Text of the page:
There’s nobody more boring than “it’s not as good as it used to be” guy. You know him—the guy (and, yes, it’s usually a guy) who hand-waves any substantive discussion of the relative merits of a long-running piece of pop culture by airily dismissing, say, The Simpsons or Saturday Night Live as insignificant shadows of what they were when all the cool kids like him were on board. Yeah, nobody likes that guy.
Therefore, it’s unsurprising that one of the most universally not-liked guys in government (and think about that for a second) is a “not as good as it used to be” guy, as Texas Senator and alleged human Ted Cruz proved this week. Attacking The Daily Show and host Trevor Noah for daring to point out that the resurgent Democrats might pick up some congressional seats in Cruz’s Texas backyard, Cruz was immediately and mercilessly dunked upon by Noah, former Daily Show host Jon Stewart, and essentially all of Twitter for his typically feeble, would-be bullying, “remember when The Daily Show was funny” airball. For one, a simple Google search of “Ted Cruz” + “The Daily Show” brings up a seemingly endless scroll of Stewart-era clips like the 2015 piece where Stewart spent six hilarious minutes urging viewers, “Let’s Get Rid Of Ted Cruz!”
It’s never a good idea for someone with no discernible sense of humor and an absurdly inflated view of themselves to step to professional comedy writers, is the point, a dictum underscored on Tuesday’s Daily Show. (And here we’re going to toss out the content warning that the piece in question is bookended by clips of Ted Cruz being even grosser than usual.) In the stirring nine-minute documentary, “Ted Cruz: The Booger On The Lip Of Democracy,” Noah and his maligned co-creators employed the most unfair tactic of all, in letting Ted Cruz speak for himself. From the fresh-faced young college Ted filming his nascent dueling enthusiasm for both objectifying women and fascism, to the flop-sweaty politician’s penchant for queasily terrible impressions of Yoda and various Simpsons characters, the piece gave viewers all the Cruz they could stomach. Which is probably even less than anyone could muster for the slab of gunpowder-stinking bacon Cruz memorably wrapped around an assault rifle and greasily devoured to prove—something about Texas. Or guns. Or meat.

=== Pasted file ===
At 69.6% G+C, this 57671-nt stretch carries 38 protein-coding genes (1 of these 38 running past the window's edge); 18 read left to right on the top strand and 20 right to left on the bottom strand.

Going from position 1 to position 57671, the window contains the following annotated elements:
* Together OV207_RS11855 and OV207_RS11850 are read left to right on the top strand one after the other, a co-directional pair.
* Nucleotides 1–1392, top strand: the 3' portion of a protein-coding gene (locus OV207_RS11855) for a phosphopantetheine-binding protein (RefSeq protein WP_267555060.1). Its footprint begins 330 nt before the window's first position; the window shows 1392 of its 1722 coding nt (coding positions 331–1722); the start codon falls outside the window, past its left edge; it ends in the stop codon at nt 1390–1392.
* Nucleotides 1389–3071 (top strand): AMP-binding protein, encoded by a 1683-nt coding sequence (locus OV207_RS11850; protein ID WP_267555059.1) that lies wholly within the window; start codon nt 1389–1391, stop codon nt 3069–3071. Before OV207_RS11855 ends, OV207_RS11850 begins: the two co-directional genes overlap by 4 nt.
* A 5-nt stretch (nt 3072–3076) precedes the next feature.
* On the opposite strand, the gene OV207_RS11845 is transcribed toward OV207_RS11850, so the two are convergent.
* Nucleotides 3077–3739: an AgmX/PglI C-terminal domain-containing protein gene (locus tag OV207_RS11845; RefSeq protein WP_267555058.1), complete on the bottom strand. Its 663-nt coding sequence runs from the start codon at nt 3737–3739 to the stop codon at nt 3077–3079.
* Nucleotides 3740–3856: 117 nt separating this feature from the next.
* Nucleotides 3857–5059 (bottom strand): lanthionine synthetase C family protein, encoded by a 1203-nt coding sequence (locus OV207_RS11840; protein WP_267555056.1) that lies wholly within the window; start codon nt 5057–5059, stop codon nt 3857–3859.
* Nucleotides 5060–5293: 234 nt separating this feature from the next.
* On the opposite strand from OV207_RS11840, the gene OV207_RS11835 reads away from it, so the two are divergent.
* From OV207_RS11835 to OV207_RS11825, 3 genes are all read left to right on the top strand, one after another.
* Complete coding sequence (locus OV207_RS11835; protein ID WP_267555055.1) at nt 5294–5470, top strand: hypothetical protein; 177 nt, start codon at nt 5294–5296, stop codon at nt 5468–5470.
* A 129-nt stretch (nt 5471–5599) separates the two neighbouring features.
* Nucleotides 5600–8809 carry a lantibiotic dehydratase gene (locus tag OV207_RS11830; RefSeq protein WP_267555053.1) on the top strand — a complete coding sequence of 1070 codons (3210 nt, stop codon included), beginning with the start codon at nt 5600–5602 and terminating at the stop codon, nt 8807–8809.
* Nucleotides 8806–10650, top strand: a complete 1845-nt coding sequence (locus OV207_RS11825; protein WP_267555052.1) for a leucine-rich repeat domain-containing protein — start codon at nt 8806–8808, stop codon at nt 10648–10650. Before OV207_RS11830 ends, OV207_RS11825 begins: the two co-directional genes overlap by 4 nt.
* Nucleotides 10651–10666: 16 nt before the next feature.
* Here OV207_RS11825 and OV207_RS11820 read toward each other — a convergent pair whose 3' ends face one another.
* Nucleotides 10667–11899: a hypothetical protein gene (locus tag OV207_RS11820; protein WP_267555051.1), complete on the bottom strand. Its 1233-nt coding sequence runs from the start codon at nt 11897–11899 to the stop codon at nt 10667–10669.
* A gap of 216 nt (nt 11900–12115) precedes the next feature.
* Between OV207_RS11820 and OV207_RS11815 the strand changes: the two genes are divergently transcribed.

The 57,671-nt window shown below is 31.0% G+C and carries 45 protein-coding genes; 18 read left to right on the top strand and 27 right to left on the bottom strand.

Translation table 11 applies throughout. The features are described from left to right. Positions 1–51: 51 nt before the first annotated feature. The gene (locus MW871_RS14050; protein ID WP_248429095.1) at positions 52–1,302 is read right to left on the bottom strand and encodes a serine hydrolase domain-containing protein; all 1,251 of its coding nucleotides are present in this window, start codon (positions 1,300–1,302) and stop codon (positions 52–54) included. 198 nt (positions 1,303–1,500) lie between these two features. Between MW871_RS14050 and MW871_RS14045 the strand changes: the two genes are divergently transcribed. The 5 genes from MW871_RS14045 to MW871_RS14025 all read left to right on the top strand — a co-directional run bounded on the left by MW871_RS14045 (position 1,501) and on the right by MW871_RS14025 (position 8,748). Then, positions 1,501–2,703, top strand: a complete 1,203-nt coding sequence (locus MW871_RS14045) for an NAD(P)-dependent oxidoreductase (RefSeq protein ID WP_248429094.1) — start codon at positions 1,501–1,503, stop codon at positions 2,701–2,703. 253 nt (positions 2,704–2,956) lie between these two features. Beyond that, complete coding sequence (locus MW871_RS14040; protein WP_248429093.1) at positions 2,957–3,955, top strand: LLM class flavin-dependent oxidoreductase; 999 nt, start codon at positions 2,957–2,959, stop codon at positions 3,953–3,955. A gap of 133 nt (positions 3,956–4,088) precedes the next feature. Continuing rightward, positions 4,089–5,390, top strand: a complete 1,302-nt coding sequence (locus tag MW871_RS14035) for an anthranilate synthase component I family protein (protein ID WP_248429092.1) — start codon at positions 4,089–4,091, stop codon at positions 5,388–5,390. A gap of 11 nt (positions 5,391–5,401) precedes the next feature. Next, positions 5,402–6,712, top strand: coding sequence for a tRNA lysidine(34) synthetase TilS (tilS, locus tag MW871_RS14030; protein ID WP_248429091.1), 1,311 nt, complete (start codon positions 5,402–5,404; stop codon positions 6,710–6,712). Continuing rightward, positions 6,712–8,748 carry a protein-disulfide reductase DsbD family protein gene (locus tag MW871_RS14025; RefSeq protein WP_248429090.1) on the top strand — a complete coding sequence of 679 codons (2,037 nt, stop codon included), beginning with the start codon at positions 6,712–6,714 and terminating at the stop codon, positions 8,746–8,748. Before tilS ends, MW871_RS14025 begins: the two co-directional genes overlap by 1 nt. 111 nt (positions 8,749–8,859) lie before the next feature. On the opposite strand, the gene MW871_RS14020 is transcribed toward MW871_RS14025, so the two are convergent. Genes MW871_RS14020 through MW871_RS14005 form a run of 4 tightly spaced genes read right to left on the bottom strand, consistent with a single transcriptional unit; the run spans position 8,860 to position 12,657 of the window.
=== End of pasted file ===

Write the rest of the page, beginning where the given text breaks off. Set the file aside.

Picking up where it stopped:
Of course, Ted’s not the only Ted expert quoted in the documentary, as The Daily Show staff happily edited in freely available clips of seemingly everyone who’s ever known Ted Cruz calling Ted Cruz a malignant jerk. There was his unfortunate Princeton roommate, award-showered Chernobyl creator Craig Mazin, who, professional writer though he is, could only repeat the adjective “awful” when reminiscing about having to share space with the guy. Former Senate colleague Al Franken is shown saying that “toxic coworker” Cruz is that guy who microwaves fish in the break room. And even Cruz’s fellow right-wingers (also-rans themselves in the likability derby) like Lindsey Graham (seemingly offering a free pass to anyone willing to murder Cruz on the Senate floor), John Boehner (calling Cruz “a reckless asshole who thinks he’s smarter than everyone else”), Peter King (literally threatening suicide-by-poison should Ted Cruz ever become the GOP presidential nominee) are shown smirking in shared contempt. (Perennial reason for children to run screaming in terror Ann Coulter even notes that she can see why Cruz “has been hated by everyone every place he’s ever been,” and she should know.)
As the documented, faux-reverent roster of Ted Cruz missteps (posting MILF porn on 9/11), seditious ramblings, and the occasional, on-camera booger-eating roll on, the piece eventually lands on perhaps the most Ted-being-Ted theme—the shameless pursuit of personal political power, no matter who he has to throw under the campaign bus. You know, like his children (Ted blamed them for him fleeing his freezing-t0-death constituents for the sunny beaches of Cancun that time), to, most infamously, his continued up-sucking to one Donald Trump, who has routinely punched below the belt by insulting both Cruz’s wife and father. (Calling one ugly and the other a presidential assassin.) Mock-praising Cruz for almost but not quite defending his family against the slimy personal attacks of a huckstering reality show demagogue, the doc went on to show Cruz servilely phone-banking for Trump as soon as it became clear that the GOP faithful preferred even the fake university sex cretin grifter to someone like him. (A toadying stance Cruz steadfastly maintains as recently as last night.) So, ball’s in Cruz’s court now, where the Texas Republican is no doubt effortfully trying to come up with the perfect, this-time-it’ll-work-for-sure comeback.